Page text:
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M Train Paperback – Deckle Edge, August 23, 2016
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“This book is brilliant. A poetic, energetic search for the secret links between life and art—and coffee.” —Henning Mankell
“An eloquent—and a deeply moving—elegy for what she has ‘lost and cannot find’ but can remember in words.” —The New York Times
“Elegiac, melancholic, and meditative, filled with wistful flashbacks and haunting Polaroid snapshots.” —NPR
“Begins in a tiny Greenwich Village cafe and ends as a dream requiem to the same place, encompassing an entire lost world. . . . Yet despite all of these losses, there is extraordinary joy here. . . . Readers who share in Smith’s transcendent pilgrimage may find themselves reborn within the pages of this exquisite memoir.” —The Washington Post
“Weaves poetry, dreams, art, literature, and conversational fragments into a phantasmagoric, atmospheric, and transportive whole. . . . Brilliant. . . . Where Just Kids concerned Smith’s hopefulness, hunger, callowness, and loss, M Train is about being lost and found.” —The Boston Globe
“M Train is a great meditation on solitude, independence, age, a ride-along with the last Romantic standing. . . . Patti Smith inventories her inspirations, and makes her house out of the life lived, out of the love spent.” —USA Today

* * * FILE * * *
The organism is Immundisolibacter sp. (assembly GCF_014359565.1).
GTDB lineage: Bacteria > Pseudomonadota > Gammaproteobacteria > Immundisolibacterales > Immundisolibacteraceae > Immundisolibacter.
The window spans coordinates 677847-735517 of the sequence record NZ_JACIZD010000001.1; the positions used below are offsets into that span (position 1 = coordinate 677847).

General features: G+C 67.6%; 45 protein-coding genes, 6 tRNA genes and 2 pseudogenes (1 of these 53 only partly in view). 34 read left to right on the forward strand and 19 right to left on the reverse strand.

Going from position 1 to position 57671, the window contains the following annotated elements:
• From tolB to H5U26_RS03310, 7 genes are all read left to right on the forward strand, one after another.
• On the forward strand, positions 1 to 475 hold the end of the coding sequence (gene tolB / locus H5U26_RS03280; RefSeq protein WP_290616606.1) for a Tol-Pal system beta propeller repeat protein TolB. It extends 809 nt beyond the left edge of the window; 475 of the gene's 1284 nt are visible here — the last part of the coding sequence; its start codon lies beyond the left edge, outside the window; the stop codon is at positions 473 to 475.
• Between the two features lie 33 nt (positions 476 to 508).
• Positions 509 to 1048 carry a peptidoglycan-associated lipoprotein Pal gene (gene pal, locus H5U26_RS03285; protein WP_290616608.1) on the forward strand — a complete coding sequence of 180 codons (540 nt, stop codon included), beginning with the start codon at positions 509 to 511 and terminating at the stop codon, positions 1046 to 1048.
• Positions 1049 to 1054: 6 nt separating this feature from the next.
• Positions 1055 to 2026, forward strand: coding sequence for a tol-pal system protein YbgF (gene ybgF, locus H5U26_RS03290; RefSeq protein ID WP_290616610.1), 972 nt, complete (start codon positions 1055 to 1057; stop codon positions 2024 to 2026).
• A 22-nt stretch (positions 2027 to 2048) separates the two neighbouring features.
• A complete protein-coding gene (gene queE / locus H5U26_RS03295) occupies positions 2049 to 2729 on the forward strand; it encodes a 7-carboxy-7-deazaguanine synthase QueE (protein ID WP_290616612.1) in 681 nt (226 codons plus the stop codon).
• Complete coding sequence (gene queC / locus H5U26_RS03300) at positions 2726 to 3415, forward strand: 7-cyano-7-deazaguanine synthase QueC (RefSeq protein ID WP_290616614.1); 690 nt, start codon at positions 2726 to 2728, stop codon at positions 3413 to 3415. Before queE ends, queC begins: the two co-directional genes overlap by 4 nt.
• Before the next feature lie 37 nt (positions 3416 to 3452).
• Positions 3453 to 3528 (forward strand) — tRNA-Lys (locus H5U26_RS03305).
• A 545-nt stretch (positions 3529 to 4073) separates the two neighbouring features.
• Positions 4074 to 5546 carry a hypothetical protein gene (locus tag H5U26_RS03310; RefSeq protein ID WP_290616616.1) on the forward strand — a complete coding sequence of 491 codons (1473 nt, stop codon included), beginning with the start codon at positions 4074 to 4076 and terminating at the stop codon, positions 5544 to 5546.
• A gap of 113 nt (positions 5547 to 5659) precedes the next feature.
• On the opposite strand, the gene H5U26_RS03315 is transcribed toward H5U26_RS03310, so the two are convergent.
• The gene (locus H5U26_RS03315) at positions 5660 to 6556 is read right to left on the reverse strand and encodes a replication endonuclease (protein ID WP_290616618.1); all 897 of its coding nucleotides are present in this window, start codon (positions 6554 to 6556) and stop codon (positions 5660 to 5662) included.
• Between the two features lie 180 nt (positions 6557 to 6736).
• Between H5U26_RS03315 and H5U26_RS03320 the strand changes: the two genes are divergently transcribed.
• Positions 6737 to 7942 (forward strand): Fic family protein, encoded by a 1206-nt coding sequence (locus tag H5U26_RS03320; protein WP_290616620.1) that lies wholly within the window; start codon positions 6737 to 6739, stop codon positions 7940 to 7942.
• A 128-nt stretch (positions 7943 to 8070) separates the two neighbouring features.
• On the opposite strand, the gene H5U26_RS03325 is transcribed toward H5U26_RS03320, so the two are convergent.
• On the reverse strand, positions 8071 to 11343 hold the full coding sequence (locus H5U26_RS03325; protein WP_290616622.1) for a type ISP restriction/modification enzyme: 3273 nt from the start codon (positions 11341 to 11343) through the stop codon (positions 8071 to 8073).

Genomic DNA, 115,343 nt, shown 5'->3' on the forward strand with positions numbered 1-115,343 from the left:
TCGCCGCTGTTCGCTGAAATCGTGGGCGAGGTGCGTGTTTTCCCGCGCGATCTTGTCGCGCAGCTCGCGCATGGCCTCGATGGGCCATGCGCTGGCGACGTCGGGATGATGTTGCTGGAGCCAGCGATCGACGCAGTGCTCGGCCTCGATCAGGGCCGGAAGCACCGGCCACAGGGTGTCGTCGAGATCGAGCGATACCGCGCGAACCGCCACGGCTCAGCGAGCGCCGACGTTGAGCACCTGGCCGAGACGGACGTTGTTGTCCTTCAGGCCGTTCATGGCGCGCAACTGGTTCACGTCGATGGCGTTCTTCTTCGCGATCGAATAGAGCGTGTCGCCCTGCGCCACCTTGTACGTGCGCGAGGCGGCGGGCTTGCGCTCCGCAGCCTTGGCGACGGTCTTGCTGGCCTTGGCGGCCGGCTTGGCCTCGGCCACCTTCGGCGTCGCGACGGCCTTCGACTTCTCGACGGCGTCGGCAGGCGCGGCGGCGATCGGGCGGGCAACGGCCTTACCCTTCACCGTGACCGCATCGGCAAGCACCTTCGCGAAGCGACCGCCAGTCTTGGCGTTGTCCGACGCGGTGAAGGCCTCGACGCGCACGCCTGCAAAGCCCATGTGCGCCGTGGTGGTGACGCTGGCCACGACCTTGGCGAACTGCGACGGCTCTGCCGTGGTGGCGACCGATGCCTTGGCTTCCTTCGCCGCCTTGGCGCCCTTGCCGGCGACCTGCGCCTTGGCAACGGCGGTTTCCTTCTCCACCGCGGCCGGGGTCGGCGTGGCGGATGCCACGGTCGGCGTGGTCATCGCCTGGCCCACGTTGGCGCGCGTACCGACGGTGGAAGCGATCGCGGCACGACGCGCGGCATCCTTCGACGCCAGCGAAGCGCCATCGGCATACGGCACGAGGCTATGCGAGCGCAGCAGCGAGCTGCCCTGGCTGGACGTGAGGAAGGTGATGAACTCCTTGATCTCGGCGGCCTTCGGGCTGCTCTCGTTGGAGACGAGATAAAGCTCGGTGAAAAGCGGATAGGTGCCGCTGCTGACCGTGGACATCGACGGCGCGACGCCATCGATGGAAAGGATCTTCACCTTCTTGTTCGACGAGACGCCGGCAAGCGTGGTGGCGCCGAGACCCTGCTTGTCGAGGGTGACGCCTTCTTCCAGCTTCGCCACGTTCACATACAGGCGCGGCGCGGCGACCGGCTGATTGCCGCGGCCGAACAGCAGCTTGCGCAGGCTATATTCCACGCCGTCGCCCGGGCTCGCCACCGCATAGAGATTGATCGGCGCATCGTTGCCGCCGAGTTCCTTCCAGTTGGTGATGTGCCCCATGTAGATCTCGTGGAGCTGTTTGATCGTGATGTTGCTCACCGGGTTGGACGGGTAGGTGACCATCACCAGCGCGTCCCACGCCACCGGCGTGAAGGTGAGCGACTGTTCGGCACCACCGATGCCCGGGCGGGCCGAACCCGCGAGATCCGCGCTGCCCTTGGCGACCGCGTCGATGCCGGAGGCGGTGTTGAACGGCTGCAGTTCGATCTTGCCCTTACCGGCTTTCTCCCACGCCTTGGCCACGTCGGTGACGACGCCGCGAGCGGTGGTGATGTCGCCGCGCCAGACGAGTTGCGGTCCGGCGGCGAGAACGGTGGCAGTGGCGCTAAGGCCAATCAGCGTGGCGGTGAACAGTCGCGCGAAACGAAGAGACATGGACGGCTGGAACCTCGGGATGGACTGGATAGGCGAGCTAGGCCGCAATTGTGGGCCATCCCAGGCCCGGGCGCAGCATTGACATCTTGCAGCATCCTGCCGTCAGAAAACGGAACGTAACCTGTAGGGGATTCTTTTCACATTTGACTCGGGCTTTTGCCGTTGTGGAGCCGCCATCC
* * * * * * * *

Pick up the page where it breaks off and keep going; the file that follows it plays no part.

“M Train comes near to accomplishing Marcel Proust’s goal to follow the workings of the human mind and the human heart. By the end of the book you know that nothing is everything, and that life is a labor of love.” —Harper’s Bazaar
“[Smith] opens her extraordinary heart and soul to us, holding nothing back and never permitting vanity to intrude. It’s a gift, this record of beloved absences, to which one can only respond: thank you.” —O, The Oprah Magazine
“M Train is an impressionistic weave of dreams, disasters, and epiphanies, a meditation on life and art by a woman who sees them as one.” —Rolling Stone
“A sublime collection of true stories concerning irredeemable loss, memory, travel, crime, coffee, books, and wild imaginings that take us to the very heart of who Patti Smith is.” —Vanity Fair
“Marvelous . . . M Train is a book of days, a year in the life, a series of reflections. . . . The message is that living is a kind of invocation, or better yet, a form of prayer.” —Los Angeles Times
About the Author
Patti Smith is a writer, performer, and visual artist. She gained recognition in the 1970s for her revolutionary merging of poetry and rock. She has released twelve albums, including Horses, which has been hailed as one of the top one hundred albums of all time by Rolling Stone.
Smith had her first exhibit of drawings at the Gotham Book Mart in 1973 and has been represented by the Robert Miller Gallery since 1978. Her books include Just Kids, winner of the National Book Award in 2010, Wītt, Babel, Woolgathering, The Coral Sea, and Auguries of Innocence.
In 2005, the French Ministry of Culture awarded Smith the title of Commandeur des Arts et des Lettres, the highest honor given to an artist by the French Republic. She was inducted into the Rock and Roll Hall of Fame in 2007.
Smith married the musician Fred Sonic Smith in Detroit in 1980. They had a son, Jackson, and a daughter, Jesse. Smith resides in New York City.
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Top Customer Reviews